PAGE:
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Dumb question time:

Discussion in 'The 10 Ring' started by Sheepdog Scout, May 29, 2010.

  1. Sheepdog Scout

    Sheepdog Scout Behind you!

    Jan 23, 2010
    Who knows?
    I'm still learning the 10mm ropes. I normally shoot 165gr or so target ammo, outta my .40 guns (like my G22 or P99). If I shoot 165gr target ammo outta my G20, do both rounds have about the same properties (energy,etc)? I mean I know that the .40 is pretty much a weak 10mm round.

    And thanks for all the answers to my last question. Got a lot of good info about Double Tap and especially Georgia Arms. Their stuff is a bit cheaper than even the cheapest target ammo (Blazer aluminum 200gr) around here. It's about .53 around with tax included for the cheap stuff in my part of Iowa. And with shipping included the middle of the road 165/180gr GA stuff is about .44 a round. It adds up after a while. Now I gotta get shooting with it and save the brass for when I wanna start reloading. Just gotta wanna spend the moola on reloading equipment.

    I'll have my first range report when I get to shoot the G20 for the first time.

    Last edited: May 29, 2010
  2. cowboywannabe

    cowboywannabe you savvy?

    Jan 26, 2001
    off the shelf target ammo is weak for 10mm and is usually .40cal powered.

  3. Grrrr


    Apr 16, 2010
    umc 180gr target ammo is about the hottest off the shelf you will find. it's hotter than any 40 non self defense off the shelf load.
    Last edited: May 29, 2010
  4. B.Reid


    Jun 20, 2005
    I only shoot 180 to 200 grain bullets out of my 10mm. I shoot the lighter bullets in my Forty's. My 10's are loaded by me.
  5. Taterhead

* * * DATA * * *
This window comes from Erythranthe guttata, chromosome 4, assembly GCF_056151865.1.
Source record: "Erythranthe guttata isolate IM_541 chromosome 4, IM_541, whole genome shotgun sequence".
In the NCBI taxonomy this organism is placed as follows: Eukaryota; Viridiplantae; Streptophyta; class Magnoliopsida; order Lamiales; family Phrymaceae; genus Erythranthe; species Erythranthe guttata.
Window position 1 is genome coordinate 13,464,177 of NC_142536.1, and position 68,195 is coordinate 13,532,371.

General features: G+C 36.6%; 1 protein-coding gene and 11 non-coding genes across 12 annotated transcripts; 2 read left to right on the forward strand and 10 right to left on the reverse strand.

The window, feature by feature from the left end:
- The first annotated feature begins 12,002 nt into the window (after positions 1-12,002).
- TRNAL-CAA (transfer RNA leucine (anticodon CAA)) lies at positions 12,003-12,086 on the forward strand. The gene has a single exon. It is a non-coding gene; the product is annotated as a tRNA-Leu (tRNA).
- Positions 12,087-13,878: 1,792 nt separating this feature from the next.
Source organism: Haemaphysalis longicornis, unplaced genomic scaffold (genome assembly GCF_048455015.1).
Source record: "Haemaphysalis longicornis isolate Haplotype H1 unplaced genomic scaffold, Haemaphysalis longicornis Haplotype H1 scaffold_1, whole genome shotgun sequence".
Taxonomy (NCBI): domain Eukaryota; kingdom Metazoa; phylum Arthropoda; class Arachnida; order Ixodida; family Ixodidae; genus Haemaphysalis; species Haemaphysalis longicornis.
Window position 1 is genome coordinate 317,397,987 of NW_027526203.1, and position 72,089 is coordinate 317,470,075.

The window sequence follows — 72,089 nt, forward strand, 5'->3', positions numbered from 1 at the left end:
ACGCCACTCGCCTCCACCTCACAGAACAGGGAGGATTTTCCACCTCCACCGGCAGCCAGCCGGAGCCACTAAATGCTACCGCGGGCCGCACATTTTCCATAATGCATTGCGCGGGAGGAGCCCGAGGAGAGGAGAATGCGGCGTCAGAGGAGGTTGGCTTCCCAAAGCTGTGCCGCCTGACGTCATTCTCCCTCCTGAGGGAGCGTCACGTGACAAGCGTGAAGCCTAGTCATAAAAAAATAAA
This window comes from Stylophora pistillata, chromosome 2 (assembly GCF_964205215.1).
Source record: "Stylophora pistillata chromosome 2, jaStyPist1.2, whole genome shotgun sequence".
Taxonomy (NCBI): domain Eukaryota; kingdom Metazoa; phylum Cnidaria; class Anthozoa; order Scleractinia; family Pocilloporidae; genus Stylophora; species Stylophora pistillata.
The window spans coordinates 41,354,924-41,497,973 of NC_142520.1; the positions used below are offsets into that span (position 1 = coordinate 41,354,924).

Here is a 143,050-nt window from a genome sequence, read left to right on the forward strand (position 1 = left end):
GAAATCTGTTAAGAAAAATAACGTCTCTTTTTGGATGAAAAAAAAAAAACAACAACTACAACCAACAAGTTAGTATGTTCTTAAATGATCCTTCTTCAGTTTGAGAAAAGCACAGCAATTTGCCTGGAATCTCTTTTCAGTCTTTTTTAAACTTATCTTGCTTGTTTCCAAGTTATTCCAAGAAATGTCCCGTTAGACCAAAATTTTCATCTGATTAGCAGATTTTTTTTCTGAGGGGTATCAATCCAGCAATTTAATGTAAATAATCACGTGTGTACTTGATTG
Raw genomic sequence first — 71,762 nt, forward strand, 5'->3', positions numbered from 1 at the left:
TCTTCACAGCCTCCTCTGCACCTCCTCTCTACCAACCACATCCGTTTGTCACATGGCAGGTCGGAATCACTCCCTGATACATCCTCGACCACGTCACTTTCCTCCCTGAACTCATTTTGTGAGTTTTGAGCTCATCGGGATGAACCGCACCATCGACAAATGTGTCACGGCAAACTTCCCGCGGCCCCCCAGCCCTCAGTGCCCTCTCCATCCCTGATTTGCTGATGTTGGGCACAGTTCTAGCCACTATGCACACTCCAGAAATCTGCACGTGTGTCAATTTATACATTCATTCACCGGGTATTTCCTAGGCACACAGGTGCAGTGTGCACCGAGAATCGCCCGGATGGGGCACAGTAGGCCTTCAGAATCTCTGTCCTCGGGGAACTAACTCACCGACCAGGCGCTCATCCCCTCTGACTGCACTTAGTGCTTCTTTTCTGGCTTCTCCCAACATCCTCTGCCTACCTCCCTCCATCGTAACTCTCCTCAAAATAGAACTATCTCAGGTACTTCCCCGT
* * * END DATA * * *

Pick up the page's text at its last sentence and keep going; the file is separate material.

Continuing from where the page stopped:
Taterhead Counting Beans

    Dec 13, 2008
    Boise, Idaho
    I agree. I find the UMC 180 FMJ to be of high quality - especially compared to the anemic American Eagle stuff. I haven't bought any in a while since I usually load my own. Remington claims, I believe, velocities of 1150 fps. I have never gotten around to chronying any, but I'd agree that their velocity claims are accurate. They definitely exhibit a supersonic crack, so that puts the velocities north of the neighborhood of 1125 fps.

    The nickel brass is nice too. I have a bunch in my rotation of reloading stock.
    Last edited: May 31, 2010
  6. Taterhead

    Taterhead Counting Beans

    Dec 13, 2008
    Boise, Idaho
    There is a lot of great information to be gleaned from this forum. I know that I have learned a lot from these guys.

    Calculated energy is a function of weight and velocity. The .40 and 10mm shoot the identical projectiles, so the (usually) higher velocities of the 10mm, for a given weight, will have greater energy.

    By the way, to calculate energy:

    multiply the square of the velocity (in fps) times the bullet weight. Divide that by 450,400

    ft/lb engergy = (V x V x W)/450,400

    where V = velocity in fps and W = bullet weight in grains.